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The Invention of Air

3.78  ·  Rating Details  ·  2,399 Ratings  ·  339 Reviews
The Invention of Air is a story of sweeping historical transformation, of genius and friendship, violence and world-changing ideas, that boldly recasts our understanding of the most significant events in our history.

It centers on the story of Joseph Priestley—scientist and minister, protégé of Benjamin Franklin, friend of Thomas Jefferson—an eighteenth-century radical thin
Hardcover, 254 pages
Published December 26th 2008 by Riverhead Books
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May 09, 2009 Trevor rated it it was ok
Shelves: history, science
I would have liked this to have been a much better book. There were parts of it where it showed promise – but those parts were swamped in what was mostly ‘junk polymathism’. That is a new phrase I’ve made up – I think it might even prove handy. I am going to use it as a way to describe someone who has decided to refer to multiple disciplines, but not really use them in a way that shines new light on either the topic at hand or on the discipline referred to. Worst of all was the fact that when he ...more
Jun 27, 2009 David rated it really liked it
Steven Johnson, author of the excellent "The Ghost Map", here takes on the life of Joseph Priestley. The best parts of this book are where he confines himself to the task at hand, and gives us details of that life. Priestley was a fascinating character, a brilliant chemist and one of the most influential scientists of his age. He was also a practicing clergyman, whose nonconformist views ultimately provoked such a storm in England that he had to flee to America with his family. He was friends wi ...more
Jack Cheng
Johnson has good ideas but I don't find him the most fluid author. He's got a great subject in Joseph Priestly, who helped determine the existence of oxygen and the fact that plants create an atmosphere that can sustain a flame (or the life of a mouse). Priestly was also a radical Unitarian minister who wrote treatises outlining all the magical accretions that he thought undermined a purer Christian faith, and was a bit too enthusiastic about the French Revolution (this last part got him driven ...more
Jan 24, 2009 Randy rated it it was amazing
Joseph Priestly did not 'invent' air. Rather, he was instrumental in discovering it. Let alone Joseph's influence on America as a newly born country's political, scientific and faith culture. Regardless, I find this book very well written, and a personal epiphony discovering my family is related to him.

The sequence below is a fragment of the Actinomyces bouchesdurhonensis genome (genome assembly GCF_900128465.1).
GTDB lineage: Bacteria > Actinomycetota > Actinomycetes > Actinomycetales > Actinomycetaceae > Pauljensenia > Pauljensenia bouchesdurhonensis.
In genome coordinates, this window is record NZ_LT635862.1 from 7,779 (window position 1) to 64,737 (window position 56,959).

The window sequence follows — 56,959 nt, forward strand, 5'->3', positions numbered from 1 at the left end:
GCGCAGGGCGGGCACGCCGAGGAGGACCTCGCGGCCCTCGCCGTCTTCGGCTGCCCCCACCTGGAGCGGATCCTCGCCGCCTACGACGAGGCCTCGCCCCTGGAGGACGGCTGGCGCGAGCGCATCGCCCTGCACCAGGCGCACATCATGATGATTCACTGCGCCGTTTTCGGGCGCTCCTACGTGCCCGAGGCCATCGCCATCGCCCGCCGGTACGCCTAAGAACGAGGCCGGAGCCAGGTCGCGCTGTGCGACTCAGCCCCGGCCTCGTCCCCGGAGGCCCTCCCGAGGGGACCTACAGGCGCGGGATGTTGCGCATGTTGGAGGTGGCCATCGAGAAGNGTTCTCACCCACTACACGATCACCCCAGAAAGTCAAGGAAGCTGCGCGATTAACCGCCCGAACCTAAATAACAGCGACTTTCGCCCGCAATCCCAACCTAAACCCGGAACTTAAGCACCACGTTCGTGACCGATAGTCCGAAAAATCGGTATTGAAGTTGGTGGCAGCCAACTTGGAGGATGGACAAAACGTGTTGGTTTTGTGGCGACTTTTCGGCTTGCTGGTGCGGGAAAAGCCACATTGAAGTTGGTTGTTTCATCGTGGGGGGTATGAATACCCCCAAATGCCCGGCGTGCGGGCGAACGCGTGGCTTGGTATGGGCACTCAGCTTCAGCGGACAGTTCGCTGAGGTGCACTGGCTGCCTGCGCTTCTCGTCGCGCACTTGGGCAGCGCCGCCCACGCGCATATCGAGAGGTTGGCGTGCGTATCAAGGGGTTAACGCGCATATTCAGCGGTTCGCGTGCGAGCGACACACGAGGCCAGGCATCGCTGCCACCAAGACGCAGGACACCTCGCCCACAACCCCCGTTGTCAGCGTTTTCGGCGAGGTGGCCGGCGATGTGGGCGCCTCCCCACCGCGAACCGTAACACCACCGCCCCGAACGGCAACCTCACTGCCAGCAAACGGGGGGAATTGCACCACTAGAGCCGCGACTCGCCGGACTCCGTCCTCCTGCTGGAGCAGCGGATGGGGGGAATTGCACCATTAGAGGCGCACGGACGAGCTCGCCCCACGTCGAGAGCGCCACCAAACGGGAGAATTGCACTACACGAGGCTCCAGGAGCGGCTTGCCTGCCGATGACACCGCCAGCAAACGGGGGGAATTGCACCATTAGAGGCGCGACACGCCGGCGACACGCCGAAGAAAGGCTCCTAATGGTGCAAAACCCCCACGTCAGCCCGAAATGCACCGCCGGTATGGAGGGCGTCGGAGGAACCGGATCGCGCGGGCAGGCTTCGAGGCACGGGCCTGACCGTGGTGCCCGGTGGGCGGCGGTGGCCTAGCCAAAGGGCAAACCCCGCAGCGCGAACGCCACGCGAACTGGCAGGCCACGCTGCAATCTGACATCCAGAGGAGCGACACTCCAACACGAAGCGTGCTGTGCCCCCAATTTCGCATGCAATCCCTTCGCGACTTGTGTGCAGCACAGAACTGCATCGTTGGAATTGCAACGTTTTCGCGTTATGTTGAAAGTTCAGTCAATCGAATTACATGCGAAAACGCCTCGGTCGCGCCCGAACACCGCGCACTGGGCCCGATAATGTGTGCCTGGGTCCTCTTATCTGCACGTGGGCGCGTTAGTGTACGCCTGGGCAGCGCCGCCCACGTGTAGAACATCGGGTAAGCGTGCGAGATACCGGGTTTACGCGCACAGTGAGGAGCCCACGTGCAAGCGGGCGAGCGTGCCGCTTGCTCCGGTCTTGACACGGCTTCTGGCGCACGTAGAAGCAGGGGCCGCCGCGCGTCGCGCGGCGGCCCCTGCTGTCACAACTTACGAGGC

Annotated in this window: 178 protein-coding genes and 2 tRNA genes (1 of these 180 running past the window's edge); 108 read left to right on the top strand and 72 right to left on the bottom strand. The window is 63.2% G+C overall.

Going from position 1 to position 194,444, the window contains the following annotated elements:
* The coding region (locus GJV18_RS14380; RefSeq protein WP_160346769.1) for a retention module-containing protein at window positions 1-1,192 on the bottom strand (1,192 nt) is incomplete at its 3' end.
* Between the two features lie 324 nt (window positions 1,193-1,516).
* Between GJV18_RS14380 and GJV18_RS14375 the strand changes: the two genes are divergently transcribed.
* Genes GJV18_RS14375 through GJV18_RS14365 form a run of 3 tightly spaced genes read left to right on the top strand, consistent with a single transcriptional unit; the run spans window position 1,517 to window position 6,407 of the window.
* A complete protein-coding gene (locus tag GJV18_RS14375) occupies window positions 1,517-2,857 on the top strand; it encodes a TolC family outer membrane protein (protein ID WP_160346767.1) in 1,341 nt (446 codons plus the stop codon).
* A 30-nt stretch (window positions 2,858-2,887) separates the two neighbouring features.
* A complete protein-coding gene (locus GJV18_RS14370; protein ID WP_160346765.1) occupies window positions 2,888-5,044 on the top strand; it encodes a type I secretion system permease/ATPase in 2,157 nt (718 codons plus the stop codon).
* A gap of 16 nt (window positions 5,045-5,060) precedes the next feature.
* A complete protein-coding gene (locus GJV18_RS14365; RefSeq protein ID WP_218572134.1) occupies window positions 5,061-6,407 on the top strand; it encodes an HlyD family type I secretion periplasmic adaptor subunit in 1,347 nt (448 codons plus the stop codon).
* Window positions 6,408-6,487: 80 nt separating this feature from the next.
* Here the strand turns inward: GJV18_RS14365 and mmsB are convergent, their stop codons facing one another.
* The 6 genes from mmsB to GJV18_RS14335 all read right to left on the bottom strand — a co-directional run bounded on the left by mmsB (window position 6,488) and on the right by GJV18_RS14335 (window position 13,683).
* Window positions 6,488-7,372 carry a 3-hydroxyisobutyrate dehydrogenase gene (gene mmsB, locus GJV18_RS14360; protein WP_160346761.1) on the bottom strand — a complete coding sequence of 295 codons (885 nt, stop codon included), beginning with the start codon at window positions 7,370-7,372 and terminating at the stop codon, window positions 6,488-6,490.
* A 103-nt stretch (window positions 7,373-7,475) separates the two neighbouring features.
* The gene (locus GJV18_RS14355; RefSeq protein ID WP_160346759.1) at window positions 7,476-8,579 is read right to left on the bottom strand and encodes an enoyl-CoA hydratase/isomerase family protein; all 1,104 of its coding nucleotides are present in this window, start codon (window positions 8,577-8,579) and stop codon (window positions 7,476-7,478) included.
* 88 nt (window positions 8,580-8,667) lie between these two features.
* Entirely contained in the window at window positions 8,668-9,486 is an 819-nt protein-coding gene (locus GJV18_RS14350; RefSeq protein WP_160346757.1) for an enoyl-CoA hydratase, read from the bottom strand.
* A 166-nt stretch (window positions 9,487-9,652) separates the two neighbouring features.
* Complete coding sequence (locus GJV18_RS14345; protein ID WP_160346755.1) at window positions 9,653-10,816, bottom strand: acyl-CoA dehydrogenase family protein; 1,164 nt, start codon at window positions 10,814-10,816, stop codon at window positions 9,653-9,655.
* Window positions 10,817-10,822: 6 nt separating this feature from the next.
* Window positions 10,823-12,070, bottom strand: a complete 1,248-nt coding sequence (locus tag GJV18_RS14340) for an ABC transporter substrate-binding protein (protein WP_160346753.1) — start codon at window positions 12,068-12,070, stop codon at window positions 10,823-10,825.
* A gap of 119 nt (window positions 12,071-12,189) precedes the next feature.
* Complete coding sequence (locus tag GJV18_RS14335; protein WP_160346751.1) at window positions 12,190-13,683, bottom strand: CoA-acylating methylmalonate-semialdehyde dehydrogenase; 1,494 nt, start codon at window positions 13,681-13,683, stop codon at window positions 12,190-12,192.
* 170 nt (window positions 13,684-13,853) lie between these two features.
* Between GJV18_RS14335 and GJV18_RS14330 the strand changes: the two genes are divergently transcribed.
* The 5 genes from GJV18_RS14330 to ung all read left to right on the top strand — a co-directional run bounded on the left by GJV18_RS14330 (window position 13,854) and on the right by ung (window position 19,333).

Steve Johnson's writing style is easy to read, entertaining and informing.
Moira Russell
Jul 08, 2013 Moira Russell marked it as to-read
Shit, is this a book ABOUT PHLOGISTON? I became OBSESSED with that stuff at SJC, I must have this soonest immediately.
Elaine Nelson
A lovely review of the life of a (relatively) obscure scientist/philosopher, and the times when science, politics, and religion were much more intercommunicative spheres than they are now. IOW, this guy invented soda water, founded Unitarianism, and corresponded with Franklin, Adams, and Jefferson. Plus interesting digressions into the geohistory of coal!

Johnson makes a fascinating argument for an ecosystem metaphor of human history & civilization throughout, as well, and I think it serves i
May 14, 2010 Dauphne rated it it was ok
"The classic case study for the concept of a paradigm shift is the Compernican revolution in astronomy, but in actual fact, the first extended story that Kuhn tells in 'The Structure of Scientific Revoutions' is the paradigm shift in chemistry that took place in the 1770s, led by the revolutionary science of Joseph Priestly."

Are you freaking kidding me? Who read that sentence and remembered what the first half of it was by the time they got to the end?
Ben Babcock
The Invention of Air has a catchy title, but its subtitle better describes the book itself: A story of Science, Faith, Revolution, and the Birth of America. Steven Johnson uses Joseph Priestley as a touchstone for a much larger argument about the relationship among science, religion, and politics and the effects this had on the Enlightenment and the American Revolution. Priestley's role in isolating oxygen and his interactions with Antoine Lavoisier make an appearance in the early half of the bo ...more

"…the ideal of Enlightenment science had instilled in them a set of shared political values, a belief that reason would ultimately triumph over fanaticism and frenzy.”
–page 24

(I wonder how that worked out for them.)

‘The Invention of Air: An Experiment, a Journey, a New Country and the Amazing force of Scientific Discovery,’ by Steven Johnson is an entertaining, very interesting and enlightening tale of science, religion and politics. It is the story of Joseph Pries
Mar 13, 2009 Meg rated it liked it
This is definitely a three-and-a-half-er.

I feel sort of bad not liking this book that much. It starts off pretty strongly, with SBJ spinning stitches and webs all around Joseph Priestley until you're like, holy crap! This guy is going to be a rockstar! I can't wait to read all about the amazing things he did! And then it's almost like the hype overwhelms the man? Because it's not to say that Priestley shouldn't have more name recognition; clearly the guy held his own. And actually SBJ paints Pr
Sep 13, 2009 Chris rated it it was amazing
Shelves: biography